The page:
North Korea has called off talks scheduled for today with its Southern neighbour, citing joint military exercises between South Korea and the US as its reason for cancelling. The furore throws into doubt the calm running of relations with North Korea in the long road to its denuclearisation. Things seemed to be going so well: if recently released satellite images are to be believed, its nuclear disarmament is already in progress. The images show that the North’s test installation Punggye-ri is being demolished, although some are questioning whether the move was ushered in by the collapse of a tunnel rather than any sudden diplomatic impulse from Kim Jong-un. While members of the press have been invited to watch as the test site is dismantled further, disarmament experts and nuclear scientists have not. For cynics, this might not bode well, and the most recent hiccup in relations shows how easy it might be for all parties to revert to sabre rattling.
It’s official: there are no longer plenty of fish in the sea. Overfishing has endangered 80 per cent of global fish stocks and it’s estimated that the fishing industry could collapse by 2048. For those repulsed by the meat industry, switching to a pescatarian diet used to feel like the moral high ground – but not anymore. So, now that we also need an ethical alternative to fish, California-based chef James Corwell has created Ahimi, a tuna alternative made from tomato, soy sauce, sugar, water and sesame oil. While the product is already available in some US retailers, Corwell has teamed up with Tokyo-based food wholesaler Nishimoto to expand into Europe, Japan and Southeast Asia.
The scramble for the so-called green dollar among Canada’s marijuana production firms continues apace. On Monday, the world’s largest marijuana producer was formed when Aurora Cannabis, which is headquartered in Vancouver, bought medical-marijuana firm MedReleaf for about CA$3bn (€2bn) in stock. The acquisition is the latest in a string of manoeuvres in Canada’s cannabis economy ahead of new legislation that could legalise the drug on 1 July – Canada’s national holiday. Whatever side of the decriminalisation debate you stand on, Ottawa’s actions may well provide a template for other countries that are contemplating their own paths to going green.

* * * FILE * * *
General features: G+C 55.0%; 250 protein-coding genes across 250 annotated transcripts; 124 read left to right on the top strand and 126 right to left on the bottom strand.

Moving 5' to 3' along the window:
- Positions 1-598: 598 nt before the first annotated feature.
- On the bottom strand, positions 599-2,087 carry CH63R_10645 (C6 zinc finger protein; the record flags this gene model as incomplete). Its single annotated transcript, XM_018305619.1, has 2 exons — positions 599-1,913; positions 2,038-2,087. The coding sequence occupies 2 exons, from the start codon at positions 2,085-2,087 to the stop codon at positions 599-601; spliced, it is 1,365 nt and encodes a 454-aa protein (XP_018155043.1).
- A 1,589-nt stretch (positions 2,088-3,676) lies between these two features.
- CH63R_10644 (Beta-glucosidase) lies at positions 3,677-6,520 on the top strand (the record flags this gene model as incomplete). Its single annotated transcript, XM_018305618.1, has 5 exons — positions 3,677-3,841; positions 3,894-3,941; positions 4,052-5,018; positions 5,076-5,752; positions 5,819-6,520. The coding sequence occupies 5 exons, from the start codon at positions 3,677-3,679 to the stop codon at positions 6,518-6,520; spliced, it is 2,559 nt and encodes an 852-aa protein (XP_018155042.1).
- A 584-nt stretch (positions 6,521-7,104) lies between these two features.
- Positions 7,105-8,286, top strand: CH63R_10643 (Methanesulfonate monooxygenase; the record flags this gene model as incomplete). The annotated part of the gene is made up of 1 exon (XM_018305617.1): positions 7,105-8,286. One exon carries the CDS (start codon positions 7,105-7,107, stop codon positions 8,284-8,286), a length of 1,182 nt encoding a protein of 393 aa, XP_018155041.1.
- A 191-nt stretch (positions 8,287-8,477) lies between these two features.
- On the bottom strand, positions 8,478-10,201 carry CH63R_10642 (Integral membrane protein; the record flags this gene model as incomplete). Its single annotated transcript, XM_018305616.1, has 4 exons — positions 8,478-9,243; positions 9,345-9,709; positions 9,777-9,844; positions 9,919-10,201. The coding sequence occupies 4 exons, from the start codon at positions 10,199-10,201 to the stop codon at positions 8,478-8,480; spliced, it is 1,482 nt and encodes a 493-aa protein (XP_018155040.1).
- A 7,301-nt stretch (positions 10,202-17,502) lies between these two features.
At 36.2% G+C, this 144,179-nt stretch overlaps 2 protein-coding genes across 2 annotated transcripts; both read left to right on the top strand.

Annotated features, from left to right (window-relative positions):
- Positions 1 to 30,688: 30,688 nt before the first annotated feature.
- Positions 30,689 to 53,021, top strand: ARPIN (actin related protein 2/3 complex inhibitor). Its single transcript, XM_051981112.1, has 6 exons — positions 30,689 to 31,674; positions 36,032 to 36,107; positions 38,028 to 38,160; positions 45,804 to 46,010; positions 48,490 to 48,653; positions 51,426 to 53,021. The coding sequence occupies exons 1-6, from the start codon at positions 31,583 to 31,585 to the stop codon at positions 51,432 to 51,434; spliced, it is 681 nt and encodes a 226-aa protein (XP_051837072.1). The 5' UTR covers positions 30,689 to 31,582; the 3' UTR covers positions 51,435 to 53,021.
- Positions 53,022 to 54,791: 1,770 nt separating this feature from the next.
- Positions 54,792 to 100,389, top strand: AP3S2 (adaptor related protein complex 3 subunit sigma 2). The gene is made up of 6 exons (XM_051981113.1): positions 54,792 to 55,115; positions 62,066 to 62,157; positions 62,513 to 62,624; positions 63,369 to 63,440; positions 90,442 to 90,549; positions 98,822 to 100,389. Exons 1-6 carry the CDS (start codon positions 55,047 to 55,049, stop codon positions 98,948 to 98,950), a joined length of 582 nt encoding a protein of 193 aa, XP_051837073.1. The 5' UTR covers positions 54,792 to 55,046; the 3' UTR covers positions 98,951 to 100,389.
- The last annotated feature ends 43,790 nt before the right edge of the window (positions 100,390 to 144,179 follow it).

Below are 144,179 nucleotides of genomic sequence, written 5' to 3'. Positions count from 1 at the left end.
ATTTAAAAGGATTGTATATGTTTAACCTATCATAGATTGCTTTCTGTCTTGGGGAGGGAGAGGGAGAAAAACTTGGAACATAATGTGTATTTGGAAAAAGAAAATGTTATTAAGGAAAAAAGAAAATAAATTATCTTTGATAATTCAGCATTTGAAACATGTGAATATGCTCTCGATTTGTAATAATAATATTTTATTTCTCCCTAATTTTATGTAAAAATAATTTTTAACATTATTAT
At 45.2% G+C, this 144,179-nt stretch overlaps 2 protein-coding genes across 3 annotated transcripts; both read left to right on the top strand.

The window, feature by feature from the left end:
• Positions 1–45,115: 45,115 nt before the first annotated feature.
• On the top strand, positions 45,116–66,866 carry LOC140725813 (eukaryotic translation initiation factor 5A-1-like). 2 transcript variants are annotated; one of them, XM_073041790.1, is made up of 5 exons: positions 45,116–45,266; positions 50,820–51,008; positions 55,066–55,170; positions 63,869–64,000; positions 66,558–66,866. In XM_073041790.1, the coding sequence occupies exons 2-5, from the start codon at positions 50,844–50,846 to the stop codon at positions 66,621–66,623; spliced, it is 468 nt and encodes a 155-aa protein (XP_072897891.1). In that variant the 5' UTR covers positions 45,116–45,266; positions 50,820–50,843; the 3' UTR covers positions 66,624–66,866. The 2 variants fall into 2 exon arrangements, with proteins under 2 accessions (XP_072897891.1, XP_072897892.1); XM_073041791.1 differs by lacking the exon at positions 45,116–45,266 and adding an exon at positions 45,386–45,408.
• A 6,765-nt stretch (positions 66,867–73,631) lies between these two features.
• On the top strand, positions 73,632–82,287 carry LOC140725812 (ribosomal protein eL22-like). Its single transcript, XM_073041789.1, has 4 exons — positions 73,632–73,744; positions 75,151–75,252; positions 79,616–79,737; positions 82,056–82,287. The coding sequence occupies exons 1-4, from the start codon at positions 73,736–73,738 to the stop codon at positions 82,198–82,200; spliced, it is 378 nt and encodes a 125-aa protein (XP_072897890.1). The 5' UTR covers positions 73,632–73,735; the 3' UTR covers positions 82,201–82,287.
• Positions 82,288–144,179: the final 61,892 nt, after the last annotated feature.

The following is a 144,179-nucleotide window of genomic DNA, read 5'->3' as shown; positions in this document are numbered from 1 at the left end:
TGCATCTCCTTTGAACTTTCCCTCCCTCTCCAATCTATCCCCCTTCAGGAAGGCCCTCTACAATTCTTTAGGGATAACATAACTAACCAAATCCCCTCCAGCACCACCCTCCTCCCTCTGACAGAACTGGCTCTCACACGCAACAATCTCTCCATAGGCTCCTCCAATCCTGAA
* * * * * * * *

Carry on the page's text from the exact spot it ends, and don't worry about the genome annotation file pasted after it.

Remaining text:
The machinations of the Middle East are in the headlines as fears grow about how the US moving its embassy to Jerusalem will play out. Meanwhile the Syrian situation continues to cause concern following Israel’s bombing of Iranian military positions. Yet on a research trip to Beirut last week, Monocle was told more than once about a different story unfolding in Damascus. It might seem like a trivial development in comparison to the above but various architects and designers revealed that they were working on new commissions for grand villas in the city. It means that the road between the two cities is now busy with drivers carrying nothing more contentious than swatches of fabric and paint samples. It suggests that Damascenes are fully convinced that their futures are settled and that Assad’s regime is here to stay. A decorating index, it turns out, is a precise reflection of a city’s confidence.
Want more stories like these in your inbox?
Sign up to Monocle’s email newsletters to stay on top of news and opinion, plus the latest from the magazine, radio, film and shop.